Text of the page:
Pakistan has dismissed as "absurd" accusations that complicity or incompetence had allowed Al-Qaeda leader Osama bin Laden to hide out in the country for years and vowed a full investigation.
Addressing parliament in his first comments since bin Laden was killed by US special forces a week ago, Prime Minister Yousuf Raza Gilani said the official inquiry would be led by a top Pakistani general.
"We are determined to get to the bottom of how, when and why about OBL's presence in Abbottabad," he said. "Allegations of complicity or incompetence are absurd. We emphatically reject such accusations."
Pakistan is a key Washington ally in the US-led war on terrorism, but tense relations have been stretched even further by the discovery of bin Laden, dubbed OBL, living less than a mile from a military academy.
Gilani was also critical of Washington's operation to storm bin Laden's hideout in the leafy town of Abbottabad, about 55 kilometers (35 miles) from Islamabad without informing Pakistan first.
"Unilateralism runs the inherent risk of serious consequences," he warned amid growing domestic opposition to America's covert action on Pakistani soil.
But Washington emphatically refused Monday to say sorry for the raid which took out America's enemy Number 1, blamed for masterminding the September 11, 2001 attacks in which almost 3,000 people were killed.
White House spokesman Jay Carney said President Barack Obama was convinced he had done the right thing by sending in the special forces.
"We obviously take the statements and concerns of the Pakistani government seriously, but we also do not apologize for the action that we took, that this president took," Carney said.
"It's simply beyond a doubt in his mind that he had the right and the imperative to do this," said Carney, who has warned that Obama reserves the right to act again against terror leaders in Pakistan if necessary.
Amid growing suspicion that there must have been some kind of collusion to enable the Al-Qaeda leader to live undetected in the town, Gilani said he had "full confidence in the high command of the Pakistan Armed Forces and the Inter-Services Intelligence (ISI)" spy agency.
Both have been accused of failing to spot bin Laden hiding under their noses or even perhaps further of even actively protecting him.
Obama on Sunday said the terror kingpin must have had some kind of backing.
"We think that there had to be some sort of support network for bin Laden inside of Pakistan," Obama told the CBS show "60 Minutes" on Sunday.
"But we don't know who or what that support network was."
And the head of the US Senate Intelligence Committee, Dianne Feinstein, charged Monday that bin Laden must have had help to evade capture and live as he did in Pakistan.
"I just don't believe it was done without some form of complicity," Feinstein said, delivering a stark and scathing warning to Islamabad and describing its ties with Washington as "increasingly problematic."
"I thoroughly agree with the administration's request that Pakistan take a good look at what the support services were for bin Laden," she added.
Helicopter-borne US Navy SEALs and elite forces carried out a raid lasting less than 40 minutes, killing bin Laden and seizing a vast haul of data from the compound in Abbottabad on May 2.
Senior US officials have said they had no proof that Islamabad knew about bin Laden's hideout.
But outraged US lawmakers have voiced suspicion that elements of Pakistan's military intelligence services must have known his whereabouts, and are demanding that billions of dollars in crucial US aid be suspended.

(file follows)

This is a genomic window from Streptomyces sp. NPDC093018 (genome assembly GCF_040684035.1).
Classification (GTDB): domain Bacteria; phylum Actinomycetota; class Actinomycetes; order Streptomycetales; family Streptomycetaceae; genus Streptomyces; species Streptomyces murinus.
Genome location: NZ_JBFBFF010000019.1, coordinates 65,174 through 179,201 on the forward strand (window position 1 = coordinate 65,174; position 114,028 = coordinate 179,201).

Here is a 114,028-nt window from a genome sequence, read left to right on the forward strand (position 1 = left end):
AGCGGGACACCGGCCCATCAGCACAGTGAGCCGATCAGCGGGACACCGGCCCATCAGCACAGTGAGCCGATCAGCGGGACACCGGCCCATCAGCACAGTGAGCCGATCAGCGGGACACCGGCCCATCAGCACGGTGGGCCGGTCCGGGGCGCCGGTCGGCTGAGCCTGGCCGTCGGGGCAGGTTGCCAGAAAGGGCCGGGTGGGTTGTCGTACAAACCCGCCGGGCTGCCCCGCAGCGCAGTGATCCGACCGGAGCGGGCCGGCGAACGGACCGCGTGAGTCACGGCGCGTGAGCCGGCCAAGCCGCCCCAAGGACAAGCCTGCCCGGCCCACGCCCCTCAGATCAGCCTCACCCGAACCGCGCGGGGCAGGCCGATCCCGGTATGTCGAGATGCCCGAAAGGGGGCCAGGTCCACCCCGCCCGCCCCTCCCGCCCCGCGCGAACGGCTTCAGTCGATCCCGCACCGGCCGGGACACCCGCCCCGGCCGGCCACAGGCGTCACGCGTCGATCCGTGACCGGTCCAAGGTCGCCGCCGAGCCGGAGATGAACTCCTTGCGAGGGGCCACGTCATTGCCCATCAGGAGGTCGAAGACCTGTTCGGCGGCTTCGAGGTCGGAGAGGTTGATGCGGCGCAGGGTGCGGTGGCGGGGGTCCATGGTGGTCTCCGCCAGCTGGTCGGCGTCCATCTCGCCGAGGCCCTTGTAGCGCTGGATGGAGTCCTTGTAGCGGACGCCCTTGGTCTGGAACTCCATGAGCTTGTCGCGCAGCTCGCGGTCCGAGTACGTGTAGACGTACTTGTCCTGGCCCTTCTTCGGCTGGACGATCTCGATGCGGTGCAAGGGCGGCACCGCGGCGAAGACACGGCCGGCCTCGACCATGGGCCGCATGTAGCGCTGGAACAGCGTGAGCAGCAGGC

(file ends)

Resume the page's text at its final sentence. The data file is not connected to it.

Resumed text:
Similarly, Pakistanis are furiously asking whether their military was too incompetent to know bin Laden was there or, worse, conspired to protect him.
Gilani sought to deflect the criticism, blaming "all intelligence agencies of the world" for the failure to locate bin Laden in a decade-long manhunt, and declaring: "Pakistan is not the birthplace of Al-Qaeda."
"We did not invite Osama bin Laden to Pakistan or even to Afghanistan."
The highly influential military establishment is perceived to be Pakistan's strongest institution but the debacle has seriously embarrassed it.
It has hit back at criticism, demanding that the United States cut its troop presence in the country to a "minimum" and threatening to review cooperation if another unilateral raid is conducted.
Gilani also insisted Pakistan reserves the right to "retaliate with full force," although he stopped short of spelling what, if anything, would be done if the US staged another high-profile anti-terror raid.
But there were reports that the name of the top CIA agent in Islamabad had been allegedly divulged to a Pakistani newspaper.
Pakistani daily The Nation published the name Monday, and may have spelled it incorrectly, The New York Times reported, citing unnamed officials.
But a US official said: "There are currently no plans to pull the CIA's chief of station out of Pakistan" following the incident.
Obama meanwhile spoke Monday with Prime Minister Manmohan Singh of India to discuss the "successful American action" against bin Laden, the White House said.
White House National Security Advisor Tom Donilon has said the United States is now focusing its attention on bin Laden's longstanding deputy, the Egyptian Ayman al-Zawahiri.
Reportedly last seen in October 2001 in eastern Afghanistan, close to the lawless tribal regions along the Pakistan border, Zawahiri has released several videos from hiding, calling for war on the West.
The White House has meanwhile called on Islamabad to help counter growing mistrust by granting US investigators access to three of bin Laden's widows who are in Pakistani custody and could have vital information on Al-Qaeda.
Bin Laden's Yemeni wife, who was shot in the leg during the raid, has told investigators that the Al-Qaeda kingpin and his family had lived in the compound in Abbottabad for five years, an official said.